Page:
Why We're Analysing Trends this Fringe

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We are obsessed, in Western society, with numbers. This restaurant has four-and-a-half stars on TripAdvisor; that bottle of wine is rated 89%; this person's IQ score is 127. None of these things are true — that restaurant is pretty good if you like Thai cuisine and intimate settings, that wine is nice with steak but crap with monkfish, and that person is a whizz at mathematics but has a real blind spot when it comes to writing prose. These numbers are so commonplace in our lives that we rarely stop to think about how bizarre their derivations really are. They take centre-stage in artistic critique too — it's easy to count the stars on a show's poster, but we all know that never tells the full story. Fringebiscuit Trends is our way of tackling this issue head-on, and adding a touch of innovation to arts criticism.

"Culture is only as good as the conversation it provokes."

Fringebiscuit's mission is to provide easily digestible critical writing which engages a range of audiences. Our reviewers work hard to see as many shows as possible in a variety of genres, reporting on them largely in the form of #Twittiques (Twitter reviews). These provide maximum benefit to performers and audiences alike, with a minimal turnaround time and ease of accessibility for on-the-go punters. Quality long-form writing, features and interviews supplement any nuance the #Twittiques forgo for the sake of brevity. So — that works for individual shows, but what if we want to step back a bit, and take in the entire smörgåsbord of performances on offer? We see Trends as a natural point on this spectrum; of course you can't sum up the 3,847 shows of this year's Edfringe in a few numbers, but it does give some insight into what is provoking conversation and how. This feature takes a closer look at the Fringebiscuit's new-for-2018 Trends analysis and its place in the Edinburgh Fringe landscape.

A good review platform is a key link between audiences and performers, but to make this happen, our editors and reviewers both face difficult challenges. Reviewers can wax lyrical about the myriad features and nuances of an artistic performance, but the question on the lips of the vast majority of readers is likely to be something along the lines of "Yes, yes, never mind that, but should I see it?". Given the monumental variety of shows on tap, it's a justifiable response. Effectively, though, through the desire to receive some guidance through this landscape of abundance, we're pressurising the reviewer to give a binary response to a very complex question. However the information is given, be it in stars or superlatives, it is interpreted, one way or another, as a one or a zero. One, we go, zero, we stay home — or more likely, spend our limited time and money somewhere else.

Before they even get this far, our editorial team has to make an even tougher call — which shows to see in the first place. Like all review sites, Fringebiscuit's editors spend a great deal of mental energy deciding where best to place our reviewers. Dividing limited review-power between established performers and promising new ones is a constant and challenging balancing act; one framed always by the knowledge that in all likelihood, we're missing out — through lack of awareness — on more than one deserving but as-yet-unestablished artist.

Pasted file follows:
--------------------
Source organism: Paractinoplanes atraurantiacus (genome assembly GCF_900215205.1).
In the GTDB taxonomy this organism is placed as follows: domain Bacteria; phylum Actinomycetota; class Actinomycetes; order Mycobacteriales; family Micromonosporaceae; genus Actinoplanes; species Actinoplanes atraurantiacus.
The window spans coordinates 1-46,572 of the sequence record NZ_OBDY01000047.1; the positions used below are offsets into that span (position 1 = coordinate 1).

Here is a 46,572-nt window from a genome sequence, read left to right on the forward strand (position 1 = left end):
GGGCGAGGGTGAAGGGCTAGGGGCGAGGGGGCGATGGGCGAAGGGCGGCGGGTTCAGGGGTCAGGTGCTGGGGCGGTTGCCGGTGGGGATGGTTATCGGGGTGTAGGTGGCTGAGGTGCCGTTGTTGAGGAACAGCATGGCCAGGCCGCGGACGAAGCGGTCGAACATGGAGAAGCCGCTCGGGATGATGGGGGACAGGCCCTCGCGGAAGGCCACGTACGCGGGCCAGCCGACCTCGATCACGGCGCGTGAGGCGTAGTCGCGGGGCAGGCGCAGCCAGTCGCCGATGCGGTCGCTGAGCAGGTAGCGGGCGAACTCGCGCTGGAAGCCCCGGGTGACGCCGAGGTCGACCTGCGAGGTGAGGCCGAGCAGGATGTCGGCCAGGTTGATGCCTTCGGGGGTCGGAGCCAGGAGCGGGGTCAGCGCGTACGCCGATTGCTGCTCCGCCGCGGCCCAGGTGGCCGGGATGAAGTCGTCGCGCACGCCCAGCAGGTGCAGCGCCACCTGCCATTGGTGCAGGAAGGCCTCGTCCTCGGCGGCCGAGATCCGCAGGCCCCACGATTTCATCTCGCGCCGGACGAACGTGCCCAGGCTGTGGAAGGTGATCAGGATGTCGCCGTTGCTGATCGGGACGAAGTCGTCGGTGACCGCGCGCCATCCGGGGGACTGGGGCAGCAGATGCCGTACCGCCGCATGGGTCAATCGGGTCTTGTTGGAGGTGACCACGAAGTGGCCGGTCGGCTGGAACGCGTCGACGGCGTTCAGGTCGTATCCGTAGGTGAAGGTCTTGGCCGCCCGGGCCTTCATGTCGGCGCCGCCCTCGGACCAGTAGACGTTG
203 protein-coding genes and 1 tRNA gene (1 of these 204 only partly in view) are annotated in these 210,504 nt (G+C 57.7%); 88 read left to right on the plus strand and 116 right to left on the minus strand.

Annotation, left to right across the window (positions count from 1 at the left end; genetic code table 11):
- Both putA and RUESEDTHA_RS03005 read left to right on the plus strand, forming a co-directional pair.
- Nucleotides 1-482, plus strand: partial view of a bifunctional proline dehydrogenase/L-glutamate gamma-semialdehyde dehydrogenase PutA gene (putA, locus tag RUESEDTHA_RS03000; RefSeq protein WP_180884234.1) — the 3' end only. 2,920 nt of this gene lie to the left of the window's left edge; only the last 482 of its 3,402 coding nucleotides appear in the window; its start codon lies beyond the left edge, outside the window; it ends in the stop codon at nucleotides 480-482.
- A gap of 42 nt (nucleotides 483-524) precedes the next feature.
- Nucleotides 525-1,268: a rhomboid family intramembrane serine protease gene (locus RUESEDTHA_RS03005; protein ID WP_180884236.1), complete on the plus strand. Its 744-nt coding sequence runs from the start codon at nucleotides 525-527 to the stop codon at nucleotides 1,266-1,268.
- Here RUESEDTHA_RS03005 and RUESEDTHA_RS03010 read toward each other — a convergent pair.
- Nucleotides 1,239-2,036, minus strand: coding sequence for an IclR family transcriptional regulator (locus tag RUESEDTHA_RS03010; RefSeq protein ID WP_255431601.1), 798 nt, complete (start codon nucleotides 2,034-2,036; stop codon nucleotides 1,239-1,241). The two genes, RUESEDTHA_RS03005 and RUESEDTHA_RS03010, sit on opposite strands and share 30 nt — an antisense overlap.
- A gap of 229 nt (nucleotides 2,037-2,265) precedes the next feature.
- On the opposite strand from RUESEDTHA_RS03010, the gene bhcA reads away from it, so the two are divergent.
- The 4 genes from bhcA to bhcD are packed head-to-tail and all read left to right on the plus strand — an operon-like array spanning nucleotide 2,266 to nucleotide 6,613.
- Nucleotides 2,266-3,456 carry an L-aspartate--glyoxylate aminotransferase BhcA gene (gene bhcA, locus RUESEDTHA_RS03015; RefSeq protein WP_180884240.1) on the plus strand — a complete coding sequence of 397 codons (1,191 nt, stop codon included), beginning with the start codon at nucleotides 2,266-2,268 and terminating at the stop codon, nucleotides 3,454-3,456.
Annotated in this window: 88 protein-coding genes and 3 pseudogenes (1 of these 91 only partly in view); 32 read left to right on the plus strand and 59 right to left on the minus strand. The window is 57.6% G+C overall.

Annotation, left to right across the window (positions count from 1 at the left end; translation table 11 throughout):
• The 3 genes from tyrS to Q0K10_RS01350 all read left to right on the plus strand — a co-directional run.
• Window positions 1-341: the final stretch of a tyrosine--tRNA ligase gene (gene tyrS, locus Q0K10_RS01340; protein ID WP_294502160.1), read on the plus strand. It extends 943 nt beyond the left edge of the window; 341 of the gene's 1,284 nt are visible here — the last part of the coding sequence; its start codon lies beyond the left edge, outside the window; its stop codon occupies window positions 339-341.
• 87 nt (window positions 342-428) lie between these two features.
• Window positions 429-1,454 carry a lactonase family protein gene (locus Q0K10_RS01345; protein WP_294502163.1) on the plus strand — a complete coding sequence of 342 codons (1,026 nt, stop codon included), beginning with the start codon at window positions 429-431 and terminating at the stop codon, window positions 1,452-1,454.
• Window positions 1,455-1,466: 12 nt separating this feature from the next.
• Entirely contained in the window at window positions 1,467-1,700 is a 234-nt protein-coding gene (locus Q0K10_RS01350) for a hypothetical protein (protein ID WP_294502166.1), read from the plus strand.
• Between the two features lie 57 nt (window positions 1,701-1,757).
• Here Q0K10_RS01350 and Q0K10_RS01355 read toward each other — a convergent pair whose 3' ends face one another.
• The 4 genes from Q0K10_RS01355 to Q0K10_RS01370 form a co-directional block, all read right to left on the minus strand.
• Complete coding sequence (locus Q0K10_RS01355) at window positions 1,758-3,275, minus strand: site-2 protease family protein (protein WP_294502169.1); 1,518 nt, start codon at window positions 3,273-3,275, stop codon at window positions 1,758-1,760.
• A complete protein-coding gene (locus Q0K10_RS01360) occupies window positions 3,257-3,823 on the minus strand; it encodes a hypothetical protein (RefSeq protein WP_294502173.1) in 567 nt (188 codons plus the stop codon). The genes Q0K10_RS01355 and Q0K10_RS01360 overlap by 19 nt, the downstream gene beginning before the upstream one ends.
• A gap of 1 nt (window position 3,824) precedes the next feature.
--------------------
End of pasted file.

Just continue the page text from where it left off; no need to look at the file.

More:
So where does Trends fit in to all this? Well, here's an interesting phenomenon: When large crowds in stadiums sing, they tend to sing in tune. Sure, the words are tough to make out and the whole thing is generally a bit formless, but the music itself somehow ends up in the right key. If you're in the crowd, you know that the reason for this is not that the crowd is made up of talented singers — far from it — but rather, it's that the guy on your right is out by a couple of semitones below, while the girl behind you is a few above. Over thousands of people, it all kind of averages out. Fringebiscuit Trends is built on the belief that when our Festival crowd sings, it'll come out in tune too.

This 'wisdom of the crowd' has the power to be the ultimate leveller. Time forces our reviewers to limit the shows they see, and the call on where to spend that resource is always a tricky one. But the Festival crowd — collectively — has time in excess. By analysing audience responses, Fringebiscuit Trends can track in near-real-time the shows which are making an impact. What our numbers lack in nuance, we can make up for with reviewers sent to follow the conversation. If a niche one-man hip-hopera (hip-hop opera for the uninitiated) comes from nowhere to make waves in a cellar on the Cowgate, we'll know about it, and we'll let you know about it, too.

In an ideal world, Fringebiscuit Trends would collate the collective opinions of each and every Fringe-goer and present them in a form accessible to both performers and prospective future audiences. That's a pretty tough mandate, but we're working hard to get as close as we can to that reality. Our aim is not to definitively assess what is good and what is not (those concepts being squiffy at best in the context of art), and it's not to replace the expertise, context and nuance that our reviewers can bring to their critique. Fringebiscuit Trends simply gives readers and performers a different kind of tool to navigate the abundance of gifts the Fringe has on offer.

If culture is only as good as the conversation it provokes, we want our finger on the pulse of that conversation.